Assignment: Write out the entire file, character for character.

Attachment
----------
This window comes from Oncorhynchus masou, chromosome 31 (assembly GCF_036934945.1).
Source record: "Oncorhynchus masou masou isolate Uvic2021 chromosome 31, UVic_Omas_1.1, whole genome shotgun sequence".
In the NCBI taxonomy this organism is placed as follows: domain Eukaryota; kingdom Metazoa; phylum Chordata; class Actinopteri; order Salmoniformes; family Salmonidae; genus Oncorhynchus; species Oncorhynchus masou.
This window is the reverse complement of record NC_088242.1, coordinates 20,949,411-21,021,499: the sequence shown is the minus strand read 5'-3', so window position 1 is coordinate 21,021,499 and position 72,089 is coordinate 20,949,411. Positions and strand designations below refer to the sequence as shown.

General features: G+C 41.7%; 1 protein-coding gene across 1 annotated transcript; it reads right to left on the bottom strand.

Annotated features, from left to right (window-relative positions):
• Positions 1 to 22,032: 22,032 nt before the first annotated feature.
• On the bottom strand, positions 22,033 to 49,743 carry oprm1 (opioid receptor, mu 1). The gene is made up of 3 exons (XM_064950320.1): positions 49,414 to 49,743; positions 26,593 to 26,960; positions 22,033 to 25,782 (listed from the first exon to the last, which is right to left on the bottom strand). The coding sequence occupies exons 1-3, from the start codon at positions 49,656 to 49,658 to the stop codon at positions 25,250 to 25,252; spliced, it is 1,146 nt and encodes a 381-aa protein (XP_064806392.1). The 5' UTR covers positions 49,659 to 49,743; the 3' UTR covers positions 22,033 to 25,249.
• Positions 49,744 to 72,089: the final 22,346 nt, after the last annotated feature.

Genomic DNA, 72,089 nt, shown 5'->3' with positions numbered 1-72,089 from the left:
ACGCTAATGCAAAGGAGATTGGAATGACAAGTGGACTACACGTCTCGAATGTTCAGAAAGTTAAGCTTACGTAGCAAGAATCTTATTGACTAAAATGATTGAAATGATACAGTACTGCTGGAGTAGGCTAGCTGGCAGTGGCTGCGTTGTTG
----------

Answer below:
This window comes from Oncorhynchus masou, chromosome 31 (assembly GCF_036934945.1).
Source record: "Oncorhynchus masou masou isolate Uvic2021 chromosome 31, UVic_Omas_1.1, whole genome shotgun sequence".
In the NCBI taxonomy this organism is placed as follows: domain Eukaryota; kingdom Metazoa; phylum Chordata; class Actinopteri; order Salmoniformes; family Salmonidae; genus Oncorhynchus; species Oncorhynchus masou.
This window is the reverse complement of record NC_088242.1, coordinates 20,949,411-21,021,499: the sequence shown is the minus strand read 5'-3', so window position 1 is coordinate 21,021,499 and position 72,089 is coordinate 20,949,411. Positions and strand designations below refer to the sequence as shown.

General features: G+C 41.7%; 1 protein-coding gene across 1 annotated transcript; it reads right to left on the bottom strand.

Annotated features, from left to right (window-relative positions):
• Positions 1 to 22,032: 22,032 nt before the first annotated feature.
• On the bottom strand, positions 22,033 to 49,743 carry oprm1 (opioid receptor, mu 1). The gene is made up of 3 exons (XM_064950320.1): positions 49,414 to 49,743; positions 26,593 to 26,960; positions 22,033 to 25,782 (listed from the first exon to the last, which is right to left on the bottom strand). The coding sequence occupies exons 1-3, from the start codon at positions 49,656 to 49,658 to the stop codon at positions 25,250 to 25,252; spliced, it is 1,146 nt and encodes a 381-aa protein (XP_064806392.1). The 5' UTR covers positions 49,659 to 49,743; the 3' UTR covers positions 22,033 to 25,249.
• Positions 49,744 to 72,089: the final 22,346 nt, after the last annotated feature.

Genomic DNA, 72,089 nt, shown 5'->3' with positions numbered 1-72,089 from the left:
ACGCTAATGCAAAGGAGATTGGAATGACAAGTGGACTACACGTCTCGAATGTTCAGAAAGTTAAGCTTACGTAGCAAGAATCTTATTGACTAAAATGATTGAAATGATACAGTACTGCTGGAGTAGGCTAGCTGGCAGTGGCTGCGTTGTTG